When does child support usually end for parents in Texas?

| Jun 1, 2021 | Uncategorized |

Child support can be one of the more divisive issues in a Texas divorce. Parents probably have strong feelings about what amount of support is appropriate and how long those support payments should last.

Sometimes, when couples negotiate their own divorce settlements for uncontested divorce filings, they can agree to their own unique terms for child support. For example, if you have a college-bound child, you and your ex might agree to contribute until they either finish college or drop out of school.

If you don’t reach your own settlement agreement, then the Texas family courts will make all the major decisions about child support. When will child support obligations end?

The standard scenario

For most families, the termination of child support will occur when the child reaches 18 or graduates from high school, whichever occurs later.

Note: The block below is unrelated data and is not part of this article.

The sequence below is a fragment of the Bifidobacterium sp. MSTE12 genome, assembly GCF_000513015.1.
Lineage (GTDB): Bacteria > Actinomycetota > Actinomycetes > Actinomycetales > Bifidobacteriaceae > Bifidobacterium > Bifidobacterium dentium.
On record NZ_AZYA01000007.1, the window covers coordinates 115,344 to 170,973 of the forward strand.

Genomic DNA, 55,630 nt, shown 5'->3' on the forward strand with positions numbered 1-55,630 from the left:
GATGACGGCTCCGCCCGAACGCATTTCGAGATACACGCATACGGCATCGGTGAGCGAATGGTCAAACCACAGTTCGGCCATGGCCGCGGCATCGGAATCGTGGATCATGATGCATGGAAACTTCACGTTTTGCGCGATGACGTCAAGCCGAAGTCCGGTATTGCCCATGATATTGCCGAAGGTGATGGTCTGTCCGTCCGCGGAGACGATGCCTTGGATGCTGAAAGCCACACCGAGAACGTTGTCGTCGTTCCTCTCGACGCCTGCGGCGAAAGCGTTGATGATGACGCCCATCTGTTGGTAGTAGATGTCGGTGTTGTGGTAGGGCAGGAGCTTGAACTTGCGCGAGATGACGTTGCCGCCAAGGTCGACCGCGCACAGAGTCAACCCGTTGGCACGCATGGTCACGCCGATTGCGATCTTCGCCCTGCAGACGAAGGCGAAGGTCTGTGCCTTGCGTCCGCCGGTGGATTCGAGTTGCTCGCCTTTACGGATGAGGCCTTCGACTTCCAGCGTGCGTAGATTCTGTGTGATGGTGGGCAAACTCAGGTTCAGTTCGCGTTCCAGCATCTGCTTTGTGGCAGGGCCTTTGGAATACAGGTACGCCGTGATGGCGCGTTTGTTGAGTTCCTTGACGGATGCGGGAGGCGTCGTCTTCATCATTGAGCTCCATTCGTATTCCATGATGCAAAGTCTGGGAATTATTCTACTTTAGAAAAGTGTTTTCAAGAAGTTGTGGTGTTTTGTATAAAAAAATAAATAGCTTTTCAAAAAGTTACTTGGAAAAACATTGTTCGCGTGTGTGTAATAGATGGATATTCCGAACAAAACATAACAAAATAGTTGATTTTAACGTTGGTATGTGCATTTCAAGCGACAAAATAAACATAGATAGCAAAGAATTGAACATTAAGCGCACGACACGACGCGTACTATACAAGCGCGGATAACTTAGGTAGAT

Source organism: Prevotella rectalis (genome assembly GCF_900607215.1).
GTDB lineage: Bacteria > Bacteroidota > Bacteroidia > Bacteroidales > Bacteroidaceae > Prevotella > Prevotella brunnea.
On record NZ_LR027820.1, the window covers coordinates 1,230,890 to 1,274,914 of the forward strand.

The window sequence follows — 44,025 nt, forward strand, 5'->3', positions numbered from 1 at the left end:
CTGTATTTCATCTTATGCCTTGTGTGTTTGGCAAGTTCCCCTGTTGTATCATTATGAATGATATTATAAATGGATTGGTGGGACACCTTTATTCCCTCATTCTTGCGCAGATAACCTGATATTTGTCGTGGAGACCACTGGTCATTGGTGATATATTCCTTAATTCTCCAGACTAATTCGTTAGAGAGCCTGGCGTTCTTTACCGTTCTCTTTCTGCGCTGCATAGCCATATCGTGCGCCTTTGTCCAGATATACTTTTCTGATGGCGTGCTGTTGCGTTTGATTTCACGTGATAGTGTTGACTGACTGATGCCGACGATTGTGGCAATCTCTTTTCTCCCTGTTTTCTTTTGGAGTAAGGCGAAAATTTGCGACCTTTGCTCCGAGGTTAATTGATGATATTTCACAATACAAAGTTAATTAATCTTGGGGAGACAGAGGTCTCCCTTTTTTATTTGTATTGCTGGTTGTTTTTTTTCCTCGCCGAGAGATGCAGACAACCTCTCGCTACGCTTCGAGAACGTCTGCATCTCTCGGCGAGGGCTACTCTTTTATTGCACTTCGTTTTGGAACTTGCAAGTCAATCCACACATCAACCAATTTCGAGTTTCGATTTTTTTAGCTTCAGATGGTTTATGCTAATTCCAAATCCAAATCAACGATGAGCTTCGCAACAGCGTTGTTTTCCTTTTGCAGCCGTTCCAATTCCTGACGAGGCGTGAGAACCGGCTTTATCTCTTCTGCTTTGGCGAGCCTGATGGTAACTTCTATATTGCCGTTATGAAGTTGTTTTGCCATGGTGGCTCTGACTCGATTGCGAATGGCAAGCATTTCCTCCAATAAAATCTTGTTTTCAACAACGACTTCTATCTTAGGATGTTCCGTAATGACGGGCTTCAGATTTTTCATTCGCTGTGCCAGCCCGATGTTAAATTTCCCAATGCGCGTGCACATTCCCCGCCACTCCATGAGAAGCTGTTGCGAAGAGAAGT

An academically advanced teenager who graduates several years early can still receive child support from their parent after finishing school. Students who struggle academically or who are simply older than their classmates might turn 18 at the beginning of their final year of high school or even reach the age of 19 while still enrolled.

Provided that the student continues to work toward a high school diploma, their parent will need to continue paying child support.

Unusual situations that are exceptions to the rule

There are certain situations that deviate from the standard, and understanding if your family circumstances mirror any of these scenarios can help you understand if child support might last longer or end earlier than most cases.

When a minor child seeks emancipation, dies, gets married while still a minor, or gets adopted by a stepparent or other individual, the child support order pertaining to them may terminate. In some cases, the courts may order a parent to continue paying child support after someone turns 18 or finishes high school. Permanent disability diagnosed before the 18th birthday can be grounds for ongoing child support requirements.

If none of these unusual situations apply to your family circumstances, you can expect that child support will end when a child reaches adulthood or finishes high school, whichever happens later.